Markup when buying stocks vs realtime price

(G M) #1

I just bought some US stocks and noticed that there is a very noticable markup vs the realtime price from Yahoo/Google Finance (after including the 0.45% FX fee) when looking at the contract. The real price + FX fee never went above the price that I was charged on the contract. Any reason for this?
I’m an Alpha user and I also have been charged £1 for every trade, but I assume this will be reimbursed soon?

(G M) #2

E.g.: GOOG price stayed between $1136.24 and never went above 1136.5 for many minutes. Freetrade itself never went higher than 1138.3 which is reasonably close.
But I was charged 1151.09 (a 1.3% difference per share)

(Alex Sherwood) #3

Here’s why there’s sometime a difference between the price that you see in the app / on a site like Google Finance & what you pay -

The single stock price you see for a stock in the Freetrade app, on Google Finance or in the newspaper is generally not the price that you can actually buy or sell a stock at.

There’s always a spread: the difference between what someone is willing to buy a stock at (bid) and what they are willing to sell at (ask).

The more efficient the market, the tighter (smaller) the spread.

The market maker business model means offering bids and asks on many stocks, always willing to buy or sell at some price. They make money from the difference between these prices.

We, on the other hand, never make money from the spread or include hidden commission baked into the spread.

quote from the ‘How do Freetrade’s orders ‘execute’?’ blog post

When we process your order, we’re required to give you ‘best execution’ by the regulator. You can see our order execution policy here & read more about how we handle your orders here -

To clarify, this isn’t a fee, it’s the rate that we use to convert your currency when you place an order.

I hope that helps!

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(G M) #4

I’m aware of spreads, but these are much higher spreads than what I’m used to seeing for buying some of the most liquid stocks on the market. The spread seems to be between 0.5% and 1% on top of the FX loss. I was expecting a spread close to zero for most of my trades.

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#5

What time did you execute your trade? And exactly which stocks?

I also asked the same question over the weekend about whether freetrade widens the bid/offer spread. Appreciate that it was over the weekend so the team probably haven’t seen it yet.

(Alex Sherwood) #6

I’ve just answered this here for you - Do you widen your bid/offer spread?

(G M) #7

I used instant orders for e.g. Google and Microsoft. I.e. stocks that are part of the most active stocks in the world, a 1% spread would be more likely for smallcaps.

#8

The theory is sound, but is the implementation? Is there someone actively checking for bugs, especially in the US-related code, which is less tested in the wild?

Freetrade undertakes to monitor execution performance for compliance with this policy

Is your monitoring currently in place? Is it comparing the prices you end up charging customers with the “good” prices from the LSE order book, and are they always within an acceptable distance? What do you consider acceptable?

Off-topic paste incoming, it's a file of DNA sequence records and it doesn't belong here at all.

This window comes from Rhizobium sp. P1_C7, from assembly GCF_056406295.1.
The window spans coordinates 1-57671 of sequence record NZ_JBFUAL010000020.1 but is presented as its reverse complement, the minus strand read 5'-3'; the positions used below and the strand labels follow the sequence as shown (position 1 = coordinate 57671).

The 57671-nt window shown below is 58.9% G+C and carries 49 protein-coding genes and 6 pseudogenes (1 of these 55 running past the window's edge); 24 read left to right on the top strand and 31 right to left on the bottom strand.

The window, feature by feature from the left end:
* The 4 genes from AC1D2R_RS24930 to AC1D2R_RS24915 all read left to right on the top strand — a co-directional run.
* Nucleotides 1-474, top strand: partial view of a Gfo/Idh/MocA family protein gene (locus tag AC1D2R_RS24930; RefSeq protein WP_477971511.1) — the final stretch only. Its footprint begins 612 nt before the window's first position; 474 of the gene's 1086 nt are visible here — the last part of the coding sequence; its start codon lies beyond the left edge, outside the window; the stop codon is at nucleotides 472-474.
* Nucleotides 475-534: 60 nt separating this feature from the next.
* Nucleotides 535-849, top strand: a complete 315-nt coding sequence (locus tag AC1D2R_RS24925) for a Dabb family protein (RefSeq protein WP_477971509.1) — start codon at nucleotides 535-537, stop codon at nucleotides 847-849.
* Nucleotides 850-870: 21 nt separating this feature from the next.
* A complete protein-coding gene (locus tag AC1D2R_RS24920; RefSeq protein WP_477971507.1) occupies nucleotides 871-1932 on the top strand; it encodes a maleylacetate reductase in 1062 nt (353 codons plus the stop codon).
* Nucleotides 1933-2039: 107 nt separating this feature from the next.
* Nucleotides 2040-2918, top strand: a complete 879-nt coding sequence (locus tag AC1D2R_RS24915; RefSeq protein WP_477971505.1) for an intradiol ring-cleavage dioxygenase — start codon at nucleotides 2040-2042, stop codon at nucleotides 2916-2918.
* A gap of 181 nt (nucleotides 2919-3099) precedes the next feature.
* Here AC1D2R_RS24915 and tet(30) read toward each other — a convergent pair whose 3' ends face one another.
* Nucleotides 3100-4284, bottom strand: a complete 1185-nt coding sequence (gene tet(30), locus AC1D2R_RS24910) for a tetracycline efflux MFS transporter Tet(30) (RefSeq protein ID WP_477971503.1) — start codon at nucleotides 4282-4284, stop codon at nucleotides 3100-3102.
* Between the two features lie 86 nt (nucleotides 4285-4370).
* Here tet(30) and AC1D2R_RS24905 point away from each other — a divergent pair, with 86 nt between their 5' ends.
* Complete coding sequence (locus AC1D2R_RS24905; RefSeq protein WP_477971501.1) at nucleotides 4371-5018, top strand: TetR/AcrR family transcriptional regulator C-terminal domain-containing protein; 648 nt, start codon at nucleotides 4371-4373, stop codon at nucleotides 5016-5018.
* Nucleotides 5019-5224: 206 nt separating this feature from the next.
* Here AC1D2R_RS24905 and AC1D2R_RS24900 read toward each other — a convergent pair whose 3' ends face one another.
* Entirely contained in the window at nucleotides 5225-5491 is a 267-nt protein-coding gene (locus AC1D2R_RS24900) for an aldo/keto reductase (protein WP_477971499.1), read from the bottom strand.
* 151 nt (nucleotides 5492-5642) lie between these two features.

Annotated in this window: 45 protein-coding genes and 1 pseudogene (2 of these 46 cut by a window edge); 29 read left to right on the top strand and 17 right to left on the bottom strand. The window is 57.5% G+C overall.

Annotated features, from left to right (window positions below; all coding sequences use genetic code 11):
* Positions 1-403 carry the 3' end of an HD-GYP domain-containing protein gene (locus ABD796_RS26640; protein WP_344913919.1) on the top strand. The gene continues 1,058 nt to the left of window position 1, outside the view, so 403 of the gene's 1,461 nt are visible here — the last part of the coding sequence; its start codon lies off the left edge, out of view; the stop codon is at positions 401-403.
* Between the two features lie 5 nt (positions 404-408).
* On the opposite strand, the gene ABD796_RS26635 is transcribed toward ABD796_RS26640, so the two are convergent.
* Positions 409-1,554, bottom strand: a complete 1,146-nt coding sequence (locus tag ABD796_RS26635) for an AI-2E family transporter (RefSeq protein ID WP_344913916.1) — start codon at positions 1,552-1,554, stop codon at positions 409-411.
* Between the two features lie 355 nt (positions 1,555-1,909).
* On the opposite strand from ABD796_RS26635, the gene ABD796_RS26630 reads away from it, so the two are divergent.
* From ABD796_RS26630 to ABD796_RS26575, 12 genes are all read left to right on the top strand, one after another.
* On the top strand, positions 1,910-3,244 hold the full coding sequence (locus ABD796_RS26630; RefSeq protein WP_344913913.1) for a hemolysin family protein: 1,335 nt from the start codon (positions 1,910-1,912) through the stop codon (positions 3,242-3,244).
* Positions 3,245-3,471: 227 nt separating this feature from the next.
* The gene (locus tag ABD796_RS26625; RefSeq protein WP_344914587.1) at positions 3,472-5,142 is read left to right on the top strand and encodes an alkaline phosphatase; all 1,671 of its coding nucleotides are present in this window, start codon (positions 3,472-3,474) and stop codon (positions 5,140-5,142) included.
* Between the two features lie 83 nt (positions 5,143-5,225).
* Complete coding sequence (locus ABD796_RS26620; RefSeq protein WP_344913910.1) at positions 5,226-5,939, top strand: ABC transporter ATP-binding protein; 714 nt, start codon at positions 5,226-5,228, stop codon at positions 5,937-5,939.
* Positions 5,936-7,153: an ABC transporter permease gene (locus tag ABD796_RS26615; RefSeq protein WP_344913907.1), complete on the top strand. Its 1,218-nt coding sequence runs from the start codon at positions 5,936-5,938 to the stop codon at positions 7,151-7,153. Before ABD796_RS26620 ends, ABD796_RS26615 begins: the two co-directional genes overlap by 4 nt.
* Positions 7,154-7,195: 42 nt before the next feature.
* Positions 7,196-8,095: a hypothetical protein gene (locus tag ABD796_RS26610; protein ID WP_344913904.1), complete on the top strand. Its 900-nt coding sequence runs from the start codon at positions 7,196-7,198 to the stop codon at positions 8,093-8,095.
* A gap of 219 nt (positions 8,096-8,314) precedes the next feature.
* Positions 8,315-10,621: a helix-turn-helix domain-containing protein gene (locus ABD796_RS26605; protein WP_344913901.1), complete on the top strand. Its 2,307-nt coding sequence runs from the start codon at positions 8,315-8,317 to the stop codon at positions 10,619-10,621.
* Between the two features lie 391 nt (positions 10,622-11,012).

Since you use an LSE market maker for US stocks, are they just generally overpriced compared to, say, going to a US-based market maker? Is that why there have been multiple people making this kind of complaint on the forum, but only for US prices?

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#9

Can you share the exact time it was executed and the exact ticker as Google has a few?

I’m curious as i work in markets myself and a few things do not add up about freetrade’s model (YET!)

(G M) #10

Wasn’t aware that FT buys GOOGL instead of GOOG, I always had the non-voting shares before (GOOG).
There’s a small premium that explains most of the difference I noticed but not all.
Need to look into the other stock spreads tomorrow.

(Alex Sherwood) #11

I’ve had a chat with our team today & wanted to share some more details about how we monitor our prices and make sure that we our delivering best execution for our customers.

We use a third party service that receives data about our trades and compares it to the UK & US markets at that time. We then analyse this data regularly to check that the prices are what they should have been.

If you have any queries about specific orders, you can always message us via the app and we’ll check on them for you.

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(Vladislav Kozub) #12

On what basis do you make judgement whether the prices are what they should be or not? Is that a manual or an automated process? :slight_smile:

I only asked because I was not quite sure what Freetrade’s involvement in the execution process is. I was under the impression that you send your orders through the exhange, as a member firm, and market makers facilitate them without your further involvement.

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(Alex Sherwood) #13

To add a bit more detail to my previous comment, the service that gives us the comparison of our prices vs the market prices enables us to make sure that the price that was paid was close enough to the market price at the time, if that makes sense.

The reporting is automated but we do some manual analysis and investigation too :face_with_monocle:

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(Simon) #14

I suppose the question is what is Freetrade’s definition of ‘close enough’. Thank you so much for all this extra information and transparency Alex!

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(Chris) #15

There a couple of things at play here that most people might not appreciate or even be aware of.

Firstly, most prices will mention they are ‘realtime’. The ‘realness’ of this data can vary from 5ms to over 30sec - A lot can happen in this time. I work for a company that pipes market data at the lower end of that range and it matters a whole lot to the people who need it. Most retail investors are likely getting delayed data in some way, although the delay is probably quite small.